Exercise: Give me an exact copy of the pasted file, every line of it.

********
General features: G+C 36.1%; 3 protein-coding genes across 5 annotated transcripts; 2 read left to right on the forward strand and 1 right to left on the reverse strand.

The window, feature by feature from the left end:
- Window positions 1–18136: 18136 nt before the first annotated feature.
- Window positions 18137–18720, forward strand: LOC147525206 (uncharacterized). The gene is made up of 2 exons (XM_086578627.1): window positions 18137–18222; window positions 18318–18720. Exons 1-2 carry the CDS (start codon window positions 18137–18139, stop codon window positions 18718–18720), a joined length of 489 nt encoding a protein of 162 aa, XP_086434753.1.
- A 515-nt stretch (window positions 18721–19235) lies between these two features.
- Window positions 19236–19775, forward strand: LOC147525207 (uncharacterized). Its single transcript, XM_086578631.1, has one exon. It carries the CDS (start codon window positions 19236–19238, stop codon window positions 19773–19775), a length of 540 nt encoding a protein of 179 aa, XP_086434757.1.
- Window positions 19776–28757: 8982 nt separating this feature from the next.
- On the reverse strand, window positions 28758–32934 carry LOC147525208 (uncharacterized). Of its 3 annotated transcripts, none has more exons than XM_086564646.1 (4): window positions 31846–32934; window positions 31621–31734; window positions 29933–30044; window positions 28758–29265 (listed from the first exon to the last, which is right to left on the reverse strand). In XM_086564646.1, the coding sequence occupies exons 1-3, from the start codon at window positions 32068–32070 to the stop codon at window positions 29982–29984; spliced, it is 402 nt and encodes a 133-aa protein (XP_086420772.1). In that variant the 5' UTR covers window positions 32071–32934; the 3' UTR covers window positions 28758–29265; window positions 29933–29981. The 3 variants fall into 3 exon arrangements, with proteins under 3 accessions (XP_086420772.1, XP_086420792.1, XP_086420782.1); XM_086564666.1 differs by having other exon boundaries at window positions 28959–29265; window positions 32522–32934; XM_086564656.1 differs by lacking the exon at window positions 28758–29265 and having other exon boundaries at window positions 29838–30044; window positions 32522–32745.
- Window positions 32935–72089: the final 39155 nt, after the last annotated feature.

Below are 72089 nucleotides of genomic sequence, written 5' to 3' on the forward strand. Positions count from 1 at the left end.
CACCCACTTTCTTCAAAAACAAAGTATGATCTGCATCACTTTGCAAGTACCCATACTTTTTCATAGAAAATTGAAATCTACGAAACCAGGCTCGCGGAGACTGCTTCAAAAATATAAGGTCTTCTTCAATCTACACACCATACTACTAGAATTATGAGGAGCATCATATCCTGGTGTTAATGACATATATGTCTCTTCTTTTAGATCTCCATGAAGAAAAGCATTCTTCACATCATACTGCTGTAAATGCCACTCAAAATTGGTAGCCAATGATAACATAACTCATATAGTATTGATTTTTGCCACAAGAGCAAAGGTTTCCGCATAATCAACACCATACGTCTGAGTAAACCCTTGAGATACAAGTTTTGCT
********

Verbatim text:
General features: G+C 36.1%; 3 protein-coding genes across 5 annotated transcripts; 2 read left to right on the forward strand and 1 right to left on the reverse strand.

The window, feature by feature from the left end:
- Window positions 1–18136: 18136 nt before the first annotated feature.
- Window positions 18137–18720, forward strand: LOC147525206 (uncharacterized). The gene is made up of 2 exons (XM_086578627.1): window positions 18137–18222; window positions 18318–18720. Exons 1-2 carry the CDS (start codon window positions 18137–18139, stop codon window positions 18718–18720), a joined length of 489 nt encoding a protein of 162 aa, XP_086434753.1.
- A 515-nt stretch (window positions 18721–19235) lies between these two features.
- Window positions 19236–19775, forward strand: LOC147525207 (uncharacterized). Its single transcript, XM_086578631.1, has one exon. It carries the CDS (start codon window positions 19236–19238, stop codon window positions 19773–19775), a length of 540 nt encoding a protein of 179 aa, XP_086434757.1.
- Window positions 19776–28757: 8982 nt separating this feature from the next.
- On the reverse strand, window positions 28758–32934 carry LOC147525208 (uncharacterized). Of its 3 annotated transcripts, none has more exons than XM_086564646.1 (4): window positions 31846–32934; window positions 31621–31734; window positions 29933–30044; window positions 28758–29265 (listed from the first exon to the last, which is right to left on the reverse strand). In XM_086564646.1, the coding sequence occupies exons 1-3, from the start codon at window positions 32068–32070 to the stop codon at window positions 29982–29984; spliced, it is 402 nt and encodes a 133-aa protein (XP_086420772.1). In that variant the 5' UTR covers window positions 32071–32934; the 3' UTR covers window positions 28758–29265; window positions 29933–29981. The 3 variants fall into 3 exon arrangements, with proteins under 3 accessions (XP_086420772.1, XP_086420792.1, XP_086420782.1); XM_086564666.1 differs by having other exon boundaries at window positions 28959–29265; window positions 32522–32934; XM_086564656.1 differs by lacking the exon at window positions 28758–29265 and having other exon boundaries at window positions 29838–30044; window positions 32522–32745.
- Window positions 32935–72089: the final 39155 nt, after the last annotated feature.

Below are 72089 nucleotides of genomic sequence, written 5' to 3' on the forward strand. Positions count from 1 at the left end.
CACCCACTTTCTTCAAAAACAAAGTATGATCTGCATCACTTTGCAAGTACCCATACTTTTTCATAGAAAATTGAAATCTACGAAACCAGGCTCGCGGAGACTGCTTCAAAAATATAAGGTCTTCTTCAATCTACACACCATACTACTAGAATTATGAGGAGCATCATATCCTGGTGTTAATGACATATATGTCTCTTCTTTTAGATCTCCATGAAGAAAAGCATTCTTCACATCATACTGCTGTAAATGCCACTCAAAATTGGTAGCCAATGATAACATAACTCATATAGTATTGATTTTTGCCACAAGAGCAAAGGTTTCCGCATAATCAACACCATACGTCTGAGTAAACCCTTGAGATACAAGTTTTGCT